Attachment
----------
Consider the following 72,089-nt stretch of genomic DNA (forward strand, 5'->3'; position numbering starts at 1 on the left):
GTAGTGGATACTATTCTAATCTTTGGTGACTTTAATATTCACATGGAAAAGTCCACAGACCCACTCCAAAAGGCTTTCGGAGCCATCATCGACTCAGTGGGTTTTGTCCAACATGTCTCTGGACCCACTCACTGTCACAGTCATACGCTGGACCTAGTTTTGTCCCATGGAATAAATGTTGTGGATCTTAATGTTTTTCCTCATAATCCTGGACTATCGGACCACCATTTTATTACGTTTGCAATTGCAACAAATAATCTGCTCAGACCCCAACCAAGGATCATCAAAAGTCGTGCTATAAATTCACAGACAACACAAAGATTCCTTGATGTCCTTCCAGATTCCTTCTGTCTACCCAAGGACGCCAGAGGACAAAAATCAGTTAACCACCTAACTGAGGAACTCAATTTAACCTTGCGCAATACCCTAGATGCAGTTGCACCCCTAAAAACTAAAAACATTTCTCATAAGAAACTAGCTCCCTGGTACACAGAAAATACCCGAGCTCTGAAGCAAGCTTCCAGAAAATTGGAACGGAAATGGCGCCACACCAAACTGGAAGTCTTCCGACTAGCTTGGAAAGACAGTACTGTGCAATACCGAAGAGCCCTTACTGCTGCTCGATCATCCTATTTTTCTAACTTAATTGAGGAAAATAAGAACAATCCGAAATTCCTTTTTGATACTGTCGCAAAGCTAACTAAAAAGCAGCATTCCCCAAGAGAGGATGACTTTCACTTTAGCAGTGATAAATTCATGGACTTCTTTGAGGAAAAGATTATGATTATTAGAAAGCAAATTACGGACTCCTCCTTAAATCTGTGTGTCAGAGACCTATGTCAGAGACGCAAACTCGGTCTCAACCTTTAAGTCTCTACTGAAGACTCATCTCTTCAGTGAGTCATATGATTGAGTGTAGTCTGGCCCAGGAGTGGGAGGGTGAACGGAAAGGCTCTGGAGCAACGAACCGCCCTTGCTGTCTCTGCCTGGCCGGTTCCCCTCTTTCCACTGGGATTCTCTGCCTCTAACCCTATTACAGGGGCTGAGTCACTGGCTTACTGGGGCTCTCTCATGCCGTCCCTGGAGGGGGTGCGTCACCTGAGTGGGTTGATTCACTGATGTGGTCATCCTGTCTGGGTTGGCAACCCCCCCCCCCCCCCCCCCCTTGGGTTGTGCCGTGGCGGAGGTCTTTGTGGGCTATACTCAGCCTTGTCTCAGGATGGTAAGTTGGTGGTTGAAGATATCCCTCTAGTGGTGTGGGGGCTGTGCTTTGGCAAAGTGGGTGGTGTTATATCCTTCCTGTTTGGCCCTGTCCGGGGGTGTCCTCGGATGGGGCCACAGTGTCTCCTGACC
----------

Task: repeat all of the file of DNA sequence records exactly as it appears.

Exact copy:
Consider the following 72,089-nt stretch of genomic DNA (forward strand, 5'->3'; position numbering starts at 1 on the left):
GTAGTGGATACTATTCTAATCTTTGGTGACTTTAATATTCACATGGAAAAGTCCACAGACCCACTCCAAAAGGCTTTCGGAGCCATCATCGACTCAGTGGGTTTTGTCCAACATGTCTCTGGACCCACTCACTGTCACAGTCATACGCTGGACCTAGTTTTGTCCCATGGAATAAATGTTGTGGATCTTAATGTTTTTCCTCATAATCCTGGACTATCGGACCACCATTTTATTACGTTTGCAATTGCAACAAATAATCTGCTCAGACCCCAACCAAGGATCATCAAAAGTCGTGCTATAAATTCACAGACAACACAAAGATTCCTTGATGTCCTTCCAGATTCCTTCTGTCTACCCAAGGACGCCAGAGGACAAAAATCAGTTAACCACCTAACTGAGGAACTCAATTTAACCTTGCGCAATACCCTAGATGCAGTTGCACCCCTAAAAACTAAAAACATTTCTCATAAGAAACTAGCTCCCTGGTACACAGAAAATACCCGAGCTCTGAAGCAAGCTTCCAGAAAATTGGAACGGAAATGGCGCCACACCAAACTGGAAGTCTTCCGACTAGCTTGGAAAGACAGTACTGTGCAATACCGAAGAGCCCTTACTGCTGCTCGATCATCCTATTTTTCTAACTTAATTGAGGAAAATAAGAACAATCCGAAATTCCTTTTTGATACTGTCGCAAAGCTAACTAAAAAGCAGCATTCCCCAAGAGAGGATGACTTTCACTTTAGCAGTGATAAATTCATGGACTTCTTTGAGGAAAAGATTATGATTATTAGAAAGCAAATTACGGACTCCTCCTTAAATCTGTGTGTCAGAGACCTATGTCAGAGACGCAAACTCGGTCTCAACCTTTAAGTCTCTACTGAAGACTCATCTCTTCAGTGAGTCATATGATTGAGTGTAGTCTGGCCCAGGAGTGGGAGGGTGAACGGAAAGGCTCTGGAGCAACGAACCGCCCTTGCTGTCTCTGCCTGGCCGGTTCCCCTCTTTCCACTGGGATTCTCTGCCTCTAACCCTATTACAGGGGCTGAGTCACTGGCTTACTGGGGCTCTCTCATGCCGTCCCTGGAGGGGGTGCGTCACCTGAGTGGGTTGATTCACTGATGTGGTCATCCTGTCTGGGTTGGCAACCCCCCCCCCCCCCCCCCCCTTGGGTTGTGCCGTGGCGGAGGTCTTTGTGGGCTATACTCAGCCTTGTCTCAGGATGGTAAGTTGGTGGTTGAAGATATCCCTCTAGTGGTGTGGGGGCTGTGCTTTGGCAAAGTGGGTGGTGTTATATCCTTCCTGTTTGGCCCTGTCCGGGGGTGTCCTCGGATGGGGCCACAGTGTCTCCTGACC